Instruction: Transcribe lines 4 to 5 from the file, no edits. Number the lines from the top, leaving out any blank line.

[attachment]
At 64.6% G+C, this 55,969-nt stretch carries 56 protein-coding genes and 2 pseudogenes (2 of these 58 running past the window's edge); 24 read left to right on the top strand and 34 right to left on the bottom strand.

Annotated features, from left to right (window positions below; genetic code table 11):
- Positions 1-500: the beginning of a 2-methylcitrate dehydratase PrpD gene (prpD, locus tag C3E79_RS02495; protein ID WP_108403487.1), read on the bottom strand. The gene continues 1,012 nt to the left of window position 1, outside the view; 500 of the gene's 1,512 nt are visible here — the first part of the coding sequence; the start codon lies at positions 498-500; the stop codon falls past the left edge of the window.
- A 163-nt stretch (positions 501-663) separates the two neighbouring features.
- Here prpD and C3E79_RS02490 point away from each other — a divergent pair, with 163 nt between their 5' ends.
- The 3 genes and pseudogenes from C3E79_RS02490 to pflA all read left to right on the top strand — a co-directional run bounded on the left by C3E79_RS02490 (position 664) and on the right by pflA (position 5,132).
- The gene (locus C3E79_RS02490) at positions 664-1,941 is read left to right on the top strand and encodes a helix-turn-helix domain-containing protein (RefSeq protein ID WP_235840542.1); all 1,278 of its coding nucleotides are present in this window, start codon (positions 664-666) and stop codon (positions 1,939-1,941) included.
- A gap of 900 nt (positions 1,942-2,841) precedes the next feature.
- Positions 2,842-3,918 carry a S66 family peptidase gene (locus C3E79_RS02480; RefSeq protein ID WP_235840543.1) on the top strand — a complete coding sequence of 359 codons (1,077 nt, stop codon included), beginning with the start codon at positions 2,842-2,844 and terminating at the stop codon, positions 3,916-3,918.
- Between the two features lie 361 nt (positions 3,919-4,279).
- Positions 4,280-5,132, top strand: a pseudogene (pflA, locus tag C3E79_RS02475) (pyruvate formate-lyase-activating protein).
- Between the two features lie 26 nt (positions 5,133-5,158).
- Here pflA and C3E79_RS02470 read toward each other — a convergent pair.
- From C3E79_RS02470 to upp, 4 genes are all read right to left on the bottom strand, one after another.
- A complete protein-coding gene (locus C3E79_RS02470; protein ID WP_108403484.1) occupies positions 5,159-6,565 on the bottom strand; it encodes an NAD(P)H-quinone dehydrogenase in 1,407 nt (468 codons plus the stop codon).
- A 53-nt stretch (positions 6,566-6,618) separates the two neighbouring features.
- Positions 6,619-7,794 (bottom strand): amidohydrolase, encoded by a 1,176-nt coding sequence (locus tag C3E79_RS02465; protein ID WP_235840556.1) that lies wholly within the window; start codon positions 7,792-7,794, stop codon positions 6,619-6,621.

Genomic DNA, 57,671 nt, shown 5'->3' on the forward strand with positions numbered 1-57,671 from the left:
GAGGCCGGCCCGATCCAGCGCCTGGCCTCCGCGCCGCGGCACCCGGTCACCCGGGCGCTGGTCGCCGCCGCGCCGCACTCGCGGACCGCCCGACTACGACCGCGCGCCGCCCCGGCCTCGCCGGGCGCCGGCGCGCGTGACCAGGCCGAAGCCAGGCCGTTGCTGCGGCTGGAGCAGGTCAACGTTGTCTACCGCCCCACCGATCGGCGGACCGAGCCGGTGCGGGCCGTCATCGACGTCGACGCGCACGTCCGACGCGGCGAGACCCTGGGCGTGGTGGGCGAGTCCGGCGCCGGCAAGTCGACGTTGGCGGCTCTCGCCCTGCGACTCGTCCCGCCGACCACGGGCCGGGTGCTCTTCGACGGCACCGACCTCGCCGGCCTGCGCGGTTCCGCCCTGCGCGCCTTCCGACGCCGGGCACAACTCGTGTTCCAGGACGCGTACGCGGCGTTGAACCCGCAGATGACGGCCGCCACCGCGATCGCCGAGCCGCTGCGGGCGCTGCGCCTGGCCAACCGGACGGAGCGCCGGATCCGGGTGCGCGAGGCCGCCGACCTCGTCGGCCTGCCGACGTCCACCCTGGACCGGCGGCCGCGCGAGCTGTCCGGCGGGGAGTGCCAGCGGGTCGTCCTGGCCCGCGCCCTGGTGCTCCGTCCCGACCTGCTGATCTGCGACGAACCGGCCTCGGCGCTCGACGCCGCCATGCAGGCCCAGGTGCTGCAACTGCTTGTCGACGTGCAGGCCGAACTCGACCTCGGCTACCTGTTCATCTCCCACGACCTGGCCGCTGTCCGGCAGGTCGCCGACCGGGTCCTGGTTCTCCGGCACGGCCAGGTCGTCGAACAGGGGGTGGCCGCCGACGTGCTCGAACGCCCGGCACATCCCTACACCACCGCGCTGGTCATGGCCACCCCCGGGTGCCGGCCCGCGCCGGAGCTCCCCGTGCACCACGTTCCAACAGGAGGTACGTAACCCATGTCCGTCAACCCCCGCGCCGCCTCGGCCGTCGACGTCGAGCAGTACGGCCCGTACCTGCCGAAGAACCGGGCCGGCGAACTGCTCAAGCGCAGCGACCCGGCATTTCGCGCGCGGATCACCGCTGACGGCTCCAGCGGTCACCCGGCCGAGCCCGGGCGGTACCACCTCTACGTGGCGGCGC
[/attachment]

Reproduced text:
- A 163-nt stretch (positions 501-663) separates the two neighbouring features.
- Here prpD and C3E79_RS02490 point away from each other — a divergent pair, with 163 nt between their 5' ends.